Several years ago I picked up a moss-and-stone hued braid of wool roving. It was from the fleece of a Bluefaced Leicester ewe, soft spirals shorn, cleaned, carded and dyed...tamed and ready to spin.
I'd been playing around with my drop spindle but this was my first big bunch of roving. The colors drew me in--ranging from celadon to olive, gray blue to stone.
I worked on it on camping trips, sitting around the fire with K and the girls, drafting the thick roving into narrow pencil widths, twisting the spindle rhythmically to the crackling sap that sent sparks skyward. It went with me on long drives to the east coast, K driving while I spun and navigated, balancing my iPhone/GPS map on my lap, and my spindle occupying both hands. A juxtaposition of old tools and new.
The resulting yarn was not consistently one weight, as it should be. It definitely runs the range of weights, from lace to chunky. Kind of a spinning sampler, I rationalized. I chose to leave it as a single, rather than plying it double for a more balanced yarn. I rolled it into a center-pull ball and waited for inspiration, which left it sitting for a couple of years.
I found a pattern for a scarf knitted with handspun yarn, perfectly designed to compliment an uneven twist. Perhaps it will look like I spun thick-thin yarn on purpose? The stitch pattern was simple: Knit two, knit one into the back of the next stitch, then purl one. Repeated over an odd number of stitches, it created a ribbed look, with enough texture to please, but not so much that the yarn got lost.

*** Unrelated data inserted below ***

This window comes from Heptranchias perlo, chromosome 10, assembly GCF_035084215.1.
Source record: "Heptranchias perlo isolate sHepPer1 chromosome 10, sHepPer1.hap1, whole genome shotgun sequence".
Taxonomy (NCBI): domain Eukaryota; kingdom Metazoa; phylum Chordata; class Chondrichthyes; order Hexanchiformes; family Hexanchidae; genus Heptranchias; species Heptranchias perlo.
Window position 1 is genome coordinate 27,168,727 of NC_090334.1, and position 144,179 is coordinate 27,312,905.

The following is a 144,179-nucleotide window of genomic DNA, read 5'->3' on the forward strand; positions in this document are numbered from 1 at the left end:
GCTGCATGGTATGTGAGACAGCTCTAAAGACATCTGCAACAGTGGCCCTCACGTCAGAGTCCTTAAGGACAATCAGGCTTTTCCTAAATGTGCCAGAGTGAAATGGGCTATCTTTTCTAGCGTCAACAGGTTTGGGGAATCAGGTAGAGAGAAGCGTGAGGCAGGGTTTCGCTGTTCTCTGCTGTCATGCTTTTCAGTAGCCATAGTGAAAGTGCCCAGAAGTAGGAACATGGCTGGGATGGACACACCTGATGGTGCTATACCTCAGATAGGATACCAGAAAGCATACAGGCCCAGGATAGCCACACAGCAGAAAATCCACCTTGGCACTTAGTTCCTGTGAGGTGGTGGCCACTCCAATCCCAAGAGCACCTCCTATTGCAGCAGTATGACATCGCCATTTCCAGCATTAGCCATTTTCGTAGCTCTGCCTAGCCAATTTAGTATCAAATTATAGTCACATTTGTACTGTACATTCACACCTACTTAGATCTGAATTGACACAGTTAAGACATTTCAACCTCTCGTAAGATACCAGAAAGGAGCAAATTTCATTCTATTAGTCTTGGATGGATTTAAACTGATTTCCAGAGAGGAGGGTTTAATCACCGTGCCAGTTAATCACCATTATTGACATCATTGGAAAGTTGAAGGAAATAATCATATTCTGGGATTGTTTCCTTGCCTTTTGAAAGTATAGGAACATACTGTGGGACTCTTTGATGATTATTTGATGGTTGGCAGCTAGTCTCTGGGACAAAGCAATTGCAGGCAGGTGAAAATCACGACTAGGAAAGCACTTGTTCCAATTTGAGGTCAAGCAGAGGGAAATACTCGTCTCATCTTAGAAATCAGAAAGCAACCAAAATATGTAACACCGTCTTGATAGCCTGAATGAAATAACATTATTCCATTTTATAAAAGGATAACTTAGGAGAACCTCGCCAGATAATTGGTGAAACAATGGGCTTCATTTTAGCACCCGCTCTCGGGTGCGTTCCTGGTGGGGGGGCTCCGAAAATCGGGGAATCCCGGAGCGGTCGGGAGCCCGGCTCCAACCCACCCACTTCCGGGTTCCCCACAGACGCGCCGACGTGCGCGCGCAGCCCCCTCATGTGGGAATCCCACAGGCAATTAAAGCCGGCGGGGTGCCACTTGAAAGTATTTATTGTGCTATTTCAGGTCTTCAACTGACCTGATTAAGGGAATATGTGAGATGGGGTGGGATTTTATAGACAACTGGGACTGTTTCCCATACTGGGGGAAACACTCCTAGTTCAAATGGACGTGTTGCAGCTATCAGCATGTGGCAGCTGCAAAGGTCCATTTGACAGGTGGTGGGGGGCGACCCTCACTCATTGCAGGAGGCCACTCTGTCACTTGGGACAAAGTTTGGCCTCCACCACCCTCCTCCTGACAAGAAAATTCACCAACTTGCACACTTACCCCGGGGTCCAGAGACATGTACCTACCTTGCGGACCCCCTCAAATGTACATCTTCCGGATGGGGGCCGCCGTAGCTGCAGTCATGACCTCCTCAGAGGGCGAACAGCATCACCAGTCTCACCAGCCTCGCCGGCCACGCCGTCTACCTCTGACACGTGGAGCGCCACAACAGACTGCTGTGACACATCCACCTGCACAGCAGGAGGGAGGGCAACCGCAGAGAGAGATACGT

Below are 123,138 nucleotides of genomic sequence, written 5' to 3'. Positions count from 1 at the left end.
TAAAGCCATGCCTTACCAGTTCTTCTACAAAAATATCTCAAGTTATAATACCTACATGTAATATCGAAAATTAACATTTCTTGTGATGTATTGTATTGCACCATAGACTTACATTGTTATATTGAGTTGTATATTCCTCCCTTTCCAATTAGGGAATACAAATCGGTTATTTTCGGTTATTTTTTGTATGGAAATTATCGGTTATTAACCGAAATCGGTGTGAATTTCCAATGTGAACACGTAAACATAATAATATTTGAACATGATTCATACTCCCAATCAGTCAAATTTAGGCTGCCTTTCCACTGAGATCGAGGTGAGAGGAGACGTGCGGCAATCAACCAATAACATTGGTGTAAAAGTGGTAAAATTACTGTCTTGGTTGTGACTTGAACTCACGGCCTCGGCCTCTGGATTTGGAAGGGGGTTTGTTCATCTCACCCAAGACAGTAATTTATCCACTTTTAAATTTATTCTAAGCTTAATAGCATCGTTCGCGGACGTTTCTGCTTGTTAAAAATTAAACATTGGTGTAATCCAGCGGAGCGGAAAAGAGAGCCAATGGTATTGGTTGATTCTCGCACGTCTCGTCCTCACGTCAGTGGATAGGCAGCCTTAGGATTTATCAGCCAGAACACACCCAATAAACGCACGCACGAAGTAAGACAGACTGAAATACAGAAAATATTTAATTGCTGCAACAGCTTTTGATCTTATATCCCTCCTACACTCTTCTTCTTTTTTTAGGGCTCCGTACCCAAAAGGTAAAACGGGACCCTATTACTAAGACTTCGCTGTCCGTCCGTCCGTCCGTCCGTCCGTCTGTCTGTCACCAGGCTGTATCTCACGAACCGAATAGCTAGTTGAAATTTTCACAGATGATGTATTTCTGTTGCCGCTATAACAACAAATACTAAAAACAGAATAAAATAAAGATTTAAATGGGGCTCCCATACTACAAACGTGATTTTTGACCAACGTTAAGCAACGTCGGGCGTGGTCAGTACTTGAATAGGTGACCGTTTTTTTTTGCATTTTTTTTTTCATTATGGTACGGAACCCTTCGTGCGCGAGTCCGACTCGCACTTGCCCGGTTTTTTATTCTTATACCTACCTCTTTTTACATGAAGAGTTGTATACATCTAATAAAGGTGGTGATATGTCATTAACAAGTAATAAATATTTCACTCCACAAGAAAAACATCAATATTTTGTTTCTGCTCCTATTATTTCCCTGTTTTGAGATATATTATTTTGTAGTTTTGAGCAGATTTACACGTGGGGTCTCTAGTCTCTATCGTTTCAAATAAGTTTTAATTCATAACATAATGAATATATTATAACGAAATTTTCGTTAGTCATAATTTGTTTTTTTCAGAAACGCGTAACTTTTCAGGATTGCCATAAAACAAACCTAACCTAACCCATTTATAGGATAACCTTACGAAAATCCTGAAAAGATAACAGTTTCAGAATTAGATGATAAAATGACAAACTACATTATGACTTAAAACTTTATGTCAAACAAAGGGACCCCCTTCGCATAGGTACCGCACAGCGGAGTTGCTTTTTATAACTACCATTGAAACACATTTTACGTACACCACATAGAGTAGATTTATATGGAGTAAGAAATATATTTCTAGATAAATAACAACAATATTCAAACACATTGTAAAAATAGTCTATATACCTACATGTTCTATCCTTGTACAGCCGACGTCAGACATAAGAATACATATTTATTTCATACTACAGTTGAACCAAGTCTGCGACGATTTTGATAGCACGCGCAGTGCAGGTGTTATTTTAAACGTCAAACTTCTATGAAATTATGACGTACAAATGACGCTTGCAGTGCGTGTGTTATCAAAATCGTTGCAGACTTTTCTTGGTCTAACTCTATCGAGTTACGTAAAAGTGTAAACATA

The scarf-to-be went with me to dentist appointments, dance classes, tutoring appointments, and camping. On car trips and as a rhythmic background for family movie nights. Finally, while M was dancing in a class the other night, I reached the end of the yarn.
I wove the ends in and regarded it. I still liked the colors, and BFL is a very soft, mellow wool. The uneven spinning is easy to see, and far from perfect, but it's like a double weave of the past: I spun it lightly to the spindle while the girls celebrated crossing the Tennessee border on a trip east, then passed the same fibers a second time with knitting needles, while shoulder to shoulder with the girls on the couch, watching the Nancy Drew movie.
It is a good feeling to hold a finished project, a useful item that had been organized out of lengths of wool furnished by one roman-nosed cream-colored ewe. But the journey (and time) from roving to scarf makes this project's weight warmer by degrees.